Thousands of thanks to all who partook in last night’s Best-Summer Ride – summer may be over, but we still have six Slow Rolls to go this season!
Props especially to the “advance cork” teams on our Independent Health Slow Roll Squad – those are the crews who ride ahead to prepare intersections for our arrival, and with a route that spanned east to west sides on that third stretch along with many stoppages in the ride to allow buses and at one point a firetruck to pass through, they were especially stretched. Still, all riders returned safely, and we enjoyed another afterparty at the ever-hospitable Big Ditch Brewing Company, where they call us the “Steam Roll” for giving their staff all they can handle – well done, everyone!
MVP honors to the crew who met us at our first mass-up, before the newly-finished Freedom Wall at Michigan and East Ferry – artists John Baker, Julia Bottoms-Douglas, Chuck Tingley, and Edreys Wajed along with Albright-Knox Art Gallery public art curator Aaron Ott, who are all rightfully and righteously glowing from completion of this monumental series of 28 murals depicting local and national civil rights leaders.
As so often is the case with Slow Roll, these scenes cannot be truly appreciated in a passing glance – people need to visit this corner with enough time to take it all in. While we recognize the work of these artists and institutions, we must honor the work of those featured on the Freedom Wall, such as Shirley Chisholm, the first black woman elected to Congress and first black candidate for a major party’s nomination for President. After leaving Congress in 1983 where she represented parts of New York City, she moved to Williamsville, and in 2005 was laid to rest at Forest Lawn Cemetery in a vault inscribed, “Unbought and Unbossed.”
“I want history to remember me,” she once said, “not as the first black woman to have made a bid for the presidency of the United States, but as a black woman who lived in the 20th century and who dared to be herself. I want to be remembered as a catalyst for change in America.”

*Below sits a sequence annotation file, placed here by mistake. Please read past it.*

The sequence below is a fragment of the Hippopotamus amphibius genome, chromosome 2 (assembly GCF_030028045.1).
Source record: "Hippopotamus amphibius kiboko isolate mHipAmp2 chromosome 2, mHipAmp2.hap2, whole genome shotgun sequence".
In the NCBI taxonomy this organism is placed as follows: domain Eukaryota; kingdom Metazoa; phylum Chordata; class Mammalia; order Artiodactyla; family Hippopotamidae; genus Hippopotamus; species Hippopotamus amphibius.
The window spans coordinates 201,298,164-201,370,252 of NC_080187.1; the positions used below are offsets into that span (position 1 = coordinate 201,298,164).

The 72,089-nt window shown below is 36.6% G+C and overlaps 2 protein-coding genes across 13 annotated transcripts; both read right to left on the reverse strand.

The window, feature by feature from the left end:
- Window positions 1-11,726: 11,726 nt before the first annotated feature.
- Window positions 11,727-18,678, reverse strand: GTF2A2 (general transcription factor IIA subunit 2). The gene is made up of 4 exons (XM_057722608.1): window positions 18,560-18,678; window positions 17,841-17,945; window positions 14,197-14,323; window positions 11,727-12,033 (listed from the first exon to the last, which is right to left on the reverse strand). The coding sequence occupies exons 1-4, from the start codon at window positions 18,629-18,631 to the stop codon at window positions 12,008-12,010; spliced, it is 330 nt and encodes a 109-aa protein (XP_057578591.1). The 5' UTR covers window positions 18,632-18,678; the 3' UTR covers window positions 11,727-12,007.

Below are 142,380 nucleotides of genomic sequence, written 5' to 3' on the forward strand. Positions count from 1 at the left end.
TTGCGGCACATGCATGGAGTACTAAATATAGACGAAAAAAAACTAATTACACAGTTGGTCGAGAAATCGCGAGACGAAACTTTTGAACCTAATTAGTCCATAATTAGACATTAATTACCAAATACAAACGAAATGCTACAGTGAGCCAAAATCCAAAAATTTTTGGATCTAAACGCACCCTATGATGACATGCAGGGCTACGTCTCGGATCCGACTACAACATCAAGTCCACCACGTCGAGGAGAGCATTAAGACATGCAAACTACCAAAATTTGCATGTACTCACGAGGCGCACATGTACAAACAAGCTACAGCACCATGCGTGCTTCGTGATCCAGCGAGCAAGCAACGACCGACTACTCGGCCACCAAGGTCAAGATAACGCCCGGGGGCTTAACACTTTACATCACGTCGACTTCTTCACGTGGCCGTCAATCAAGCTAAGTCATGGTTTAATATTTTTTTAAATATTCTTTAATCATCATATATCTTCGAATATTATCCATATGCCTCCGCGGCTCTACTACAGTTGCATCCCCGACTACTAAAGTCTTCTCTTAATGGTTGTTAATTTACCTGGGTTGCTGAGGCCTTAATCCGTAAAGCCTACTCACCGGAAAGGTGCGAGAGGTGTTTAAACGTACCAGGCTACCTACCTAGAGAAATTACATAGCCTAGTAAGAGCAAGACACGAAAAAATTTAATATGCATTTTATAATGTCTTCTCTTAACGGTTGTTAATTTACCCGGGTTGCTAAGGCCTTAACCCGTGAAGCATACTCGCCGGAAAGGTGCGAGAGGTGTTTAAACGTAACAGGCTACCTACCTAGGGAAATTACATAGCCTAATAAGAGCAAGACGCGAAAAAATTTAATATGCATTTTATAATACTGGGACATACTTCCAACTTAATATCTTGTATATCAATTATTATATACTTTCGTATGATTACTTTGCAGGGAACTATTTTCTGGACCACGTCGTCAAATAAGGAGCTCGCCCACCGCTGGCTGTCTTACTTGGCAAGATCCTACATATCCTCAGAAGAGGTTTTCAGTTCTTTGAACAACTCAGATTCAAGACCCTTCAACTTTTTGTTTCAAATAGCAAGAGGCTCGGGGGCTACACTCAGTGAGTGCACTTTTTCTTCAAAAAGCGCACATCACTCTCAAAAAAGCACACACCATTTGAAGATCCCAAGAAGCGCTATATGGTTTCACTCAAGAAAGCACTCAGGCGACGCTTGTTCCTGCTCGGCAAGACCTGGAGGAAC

Addressing riders last night, Edreys – who also designed the Slow Roll Buffalo logo and provided our theme song, “Slow Down,”from his 2010 album, “Good Morning Amy” – said, “Slow Roll is a part of transforming Buffalo into what I hope it can be for our kids, which is diversity, togetherness, and for us to unite – and that’s what the Freedom Wall is about to me.”
We’re honored to be welcomed into this conversation about change – it’s what Slow Roll is about, reconnecting communities by creating conversations and changing perceptions, all by the pedal power of the bicycle. Our part is small, our spirit strong, our aim true – for all this to truly make change, we all need to spend more than these passing moments on these corners and conversations…
…for now, enjoy another round of brilliant photos from last night by Clay Davies – more to see in our public Facebook group – and see below for info on next Monday’s ride…
…into autumn we roll as next Monday, September 25th, will mark our first visit to the wonderful West Side Bazaar (25 Grant Street), a not-for-profit business incubator featuring authentic food from Burma, Peru, Ethiopia, Laos, China, and the United States, and clothing and crafts from Nepal, Laos, India, Burma, South Sudan, Ethiopia, Thailand, Rwanda and Iraq. This will also mark our final 6:30pm start time of the season, as we’ll move up to 6pm for October to maximize daylight. With the last ride of September always being the darkest ride of the year, we’ll keep it to 8 miles including Grant-Ferry, Elmwood Village and downtown along major streets West Ferry, Delaware, Franklin, North, Linwood, Delavan, Lafayette & Grant, returning for an outdoor afterparty with the Bazaar extending its hours for the occasion.
As always, the ride is free and open to all – this week, some riders will carry a special purpose with the return of our “Pedal for Peace” fundraiser for Peace of the City, which for more than 25 years has been a force for change in the lives of West Side kids with their four core priorities – literacy, the arts, advocacy and transformation. All funds raised by riders who register to Pedal for Peace will serve their Literacy for All initiative, which creates opportunities for increased literacy for our children and teens through two key programs: Homework Club[s] and Ephraim Initiative Literacy Sites. Staff and students will be onsite and in the ride, happy to share their transformative stories – learn more here, and get in gear for Slow Roll Buffalo’s Peace of the City Ride!